The posters for Rogue One append “A Star Wars Story” to its title. But that subtitle is absent from the film itself, which bears only the title of Rogue One. It’s a fitting ambiguity for a film suffering from an identity crisis, a film that resists the mythic fairytale storytelling of its forebears while needing that same myth to justify its existence.
What makes “a Star Wars story” is more than X-Wings and lightsabers, but the epic showdown of capital-G Good and capital-E Evil. The Light Side, and the Dark. The Star Wars films we have acknowledge the temptation of the Dark Side, but they exist in a moral universe with a distinct line drawn between good and evil.
Rogue One’s introduction eschews the opening crawl associated with Star Wars movies, but it also goes out of its way to erode the simplicity of the dichotomy found in those films. Granted, the introductory scene is a straightforward Western-style showdown between good and evil (represented by Mads Mikkelsen and Ben Mendelsohn respectively). But shortly after Rogue One appears on screen – sans subtitle – we see a Rebel spy (Diego Luna) kill an informant in cold blood, purely to enable an easy escape. As the film continues, we see a Rebel Alliance divided: torn by internal politics, uneasy deals with militants (like Forest Whitaker’s Saw Gerrera) and ethical questions like whether or not to assassinate a good man doing a bad thing.
George Lucas, who famously re-edited Star Wars to have Han ‘shoot first’, would presumably disapprove. That’s the point, of course; where The Force Awakens hewed as closely as possible to its predecessors, Rogue One is about exploring the storytelling spaces on the margins of the universe – specifically, between Episodes III and IV – where, it seems, good guys can be bad guys too.
The thrust of this film – “Rebel spies managed to steal secret plans to the Empire’s ultimate weapon” – is fertile ground for storytelling, but after the dust scattered by a spectacular finale has settled, what remains is disappointing, if far from terrible. The primary problem is that the moral and political complexity introduced here requires characters that go beyond archetypes, but Chris Weltz and Tony Gilroy’s screenplay prioritises plotting over personality.
Said screenplay does a bang-up job of answering lingering questions about the events prior to A New Hope and offering the obligatory fanservice every quarter hour. That fanservice is sometimes cute (“I’ve got a bad feeling about–”), sometimes silly (the appearance of Ponda Baba and Cornelius Evazan, the pair who Obi-Wan sabered up in Episode IV) and sometimes rewarding: Darth Vader’s inclusion is contrived as all hell, but his climactic showcase is giddily terrifying. (Let’s just not talk about the unconscionable decision to resurrect Peter Cushing, which is as awful as it sounds.)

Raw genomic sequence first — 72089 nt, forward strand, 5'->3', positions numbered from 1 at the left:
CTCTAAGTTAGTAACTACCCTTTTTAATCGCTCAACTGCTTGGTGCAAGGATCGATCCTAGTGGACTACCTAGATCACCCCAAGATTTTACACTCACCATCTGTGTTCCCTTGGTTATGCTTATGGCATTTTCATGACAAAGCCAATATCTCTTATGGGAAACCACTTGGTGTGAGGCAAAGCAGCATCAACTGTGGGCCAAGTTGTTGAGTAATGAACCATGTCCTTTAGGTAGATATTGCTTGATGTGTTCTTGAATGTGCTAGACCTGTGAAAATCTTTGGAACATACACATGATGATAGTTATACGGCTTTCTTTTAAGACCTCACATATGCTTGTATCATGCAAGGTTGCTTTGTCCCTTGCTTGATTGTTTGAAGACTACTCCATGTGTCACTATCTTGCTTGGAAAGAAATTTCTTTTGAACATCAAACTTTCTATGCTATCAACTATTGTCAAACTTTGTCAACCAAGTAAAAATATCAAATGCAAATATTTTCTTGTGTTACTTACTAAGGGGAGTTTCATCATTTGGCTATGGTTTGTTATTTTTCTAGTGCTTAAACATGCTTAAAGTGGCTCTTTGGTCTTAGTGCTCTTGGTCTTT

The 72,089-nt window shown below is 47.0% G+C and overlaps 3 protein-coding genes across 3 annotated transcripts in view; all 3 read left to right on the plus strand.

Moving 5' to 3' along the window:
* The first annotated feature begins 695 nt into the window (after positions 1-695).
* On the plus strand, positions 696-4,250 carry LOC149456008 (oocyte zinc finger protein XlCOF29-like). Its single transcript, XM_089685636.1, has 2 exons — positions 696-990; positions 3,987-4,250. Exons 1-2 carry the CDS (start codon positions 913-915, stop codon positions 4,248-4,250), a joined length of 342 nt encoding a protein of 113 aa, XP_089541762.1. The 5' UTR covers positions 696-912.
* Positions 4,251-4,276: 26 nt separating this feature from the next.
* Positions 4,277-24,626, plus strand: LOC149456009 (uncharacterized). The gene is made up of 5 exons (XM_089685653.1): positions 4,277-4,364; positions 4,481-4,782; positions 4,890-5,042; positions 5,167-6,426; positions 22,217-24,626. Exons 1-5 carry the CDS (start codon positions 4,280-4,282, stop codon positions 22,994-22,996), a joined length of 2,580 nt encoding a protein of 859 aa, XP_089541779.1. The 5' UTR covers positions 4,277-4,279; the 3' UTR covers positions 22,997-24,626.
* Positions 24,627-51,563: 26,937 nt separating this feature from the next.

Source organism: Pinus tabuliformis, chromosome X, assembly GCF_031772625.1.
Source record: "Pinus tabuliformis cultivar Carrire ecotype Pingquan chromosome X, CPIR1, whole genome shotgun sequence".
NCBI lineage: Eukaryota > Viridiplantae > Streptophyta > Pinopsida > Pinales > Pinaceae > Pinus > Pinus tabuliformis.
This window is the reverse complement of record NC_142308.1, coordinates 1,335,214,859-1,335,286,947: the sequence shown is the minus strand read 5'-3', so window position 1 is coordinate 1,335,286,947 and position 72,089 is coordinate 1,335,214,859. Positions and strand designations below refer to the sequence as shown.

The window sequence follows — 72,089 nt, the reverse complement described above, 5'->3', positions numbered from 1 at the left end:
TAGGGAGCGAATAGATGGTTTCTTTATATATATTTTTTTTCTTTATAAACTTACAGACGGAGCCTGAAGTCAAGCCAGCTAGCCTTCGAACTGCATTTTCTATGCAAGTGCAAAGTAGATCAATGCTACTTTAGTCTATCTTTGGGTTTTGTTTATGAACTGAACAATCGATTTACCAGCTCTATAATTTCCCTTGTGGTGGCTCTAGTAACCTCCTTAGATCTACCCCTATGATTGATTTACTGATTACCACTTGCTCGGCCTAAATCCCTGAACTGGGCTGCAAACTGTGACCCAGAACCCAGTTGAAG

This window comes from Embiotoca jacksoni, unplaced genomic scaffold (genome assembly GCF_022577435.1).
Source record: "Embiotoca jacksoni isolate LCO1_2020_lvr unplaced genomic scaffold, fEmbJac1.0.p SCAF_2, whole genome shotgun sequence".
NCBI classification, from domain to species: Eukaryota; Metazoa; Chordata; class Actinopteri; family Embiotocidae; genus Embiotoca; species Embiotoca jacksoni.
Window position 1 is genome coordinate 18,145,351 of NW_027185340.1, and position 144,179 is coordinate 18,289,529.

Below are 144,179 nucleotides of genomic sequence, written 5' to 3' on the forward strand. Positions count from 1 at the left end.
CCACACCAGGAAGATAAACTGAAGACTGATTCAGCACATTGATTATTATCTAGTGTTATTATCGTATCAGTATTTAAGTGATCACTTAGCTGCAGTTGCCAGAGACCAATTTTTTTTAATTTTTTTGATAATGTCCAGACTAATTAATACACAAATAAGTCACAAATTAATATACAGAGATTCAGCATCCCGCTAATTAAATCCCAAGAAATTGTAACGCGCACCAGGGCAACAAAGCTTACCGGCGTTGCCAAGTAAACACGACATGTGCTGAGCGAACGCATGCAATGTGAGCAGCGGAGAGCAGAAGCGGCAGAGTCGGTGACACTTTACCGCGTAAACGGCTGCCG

All this fanservice isn’t incidental, because this is simply not a film that would exist – or work – outside of the pre-existing Star Wars universe. If Rogue One’s your first exposure to Star Wars, why would you be invested in the political challenges facing the Rebel Alliance? As a lifelong fan of the franchise, I found it incredibly interesting to see a Rebel General order an underling to assassinate an innocent man for the good of the cause, but without prior investment there’s not much to it. Disney can reliably assume that their audience is familiar with the preceding films, of course, but dramatically it can feel a little disappointing.
So too the politics. Rogue One is one of many blockbusters this year to centre on the logistics of alliances, another film with an obvious interest in harnessing the zeitgeist and inspiring a flood of thinkpieces. And, sure, if you want to you can draw a link between the challenges of opposing the rising tide of fascism with the ethical questions facing the Rebel Alliance, or Iron Man and Captain America, or Batman and Superman. To be honest, though, it all feels a little vague to me: allusions to terrorism and conflicting ideologies and suppressions of freedom that can easily reshaped into a political agenda to suit the audience’s needs. For example, it’s not hard to imagine a Trump-voting Star Wars fan – of which there are surely many – putting themselves in the shoes of the Rebels. These films aren’t allegories; they’re exploitation.
If you’ve read this far, you’re probably thinking that I disliked the film. But I didn’t! It’s a good time, especially when it brushes away all the moral conflict in the final act, attaining an uplifting ideological purity as the Good Guys fight the Bad Guys in a no-holds-barred suicide mission. There are lightsabers and X-Wings and AT-ATs and it’s enthralling and exciting and reminds you of why you pay to see these movies on opening day.
I wished there was more though. I wish director Gareth Edwards could have made the screenplay’s attempts at witty repartee shine on screen, rather than sink like a stone. I wish the characters had more definition, that Felicity Jones’ Jyn Erso character arc had a real character underneath it, that when Luna’s character makes a critical moral decision you understood the reasoning behind it. I wish that I’d fallen for these characters the way I fell for Finn, and Rey, and Poe. I wish this felt like a Star Wars story, rather than a story set in the Star Wars universe.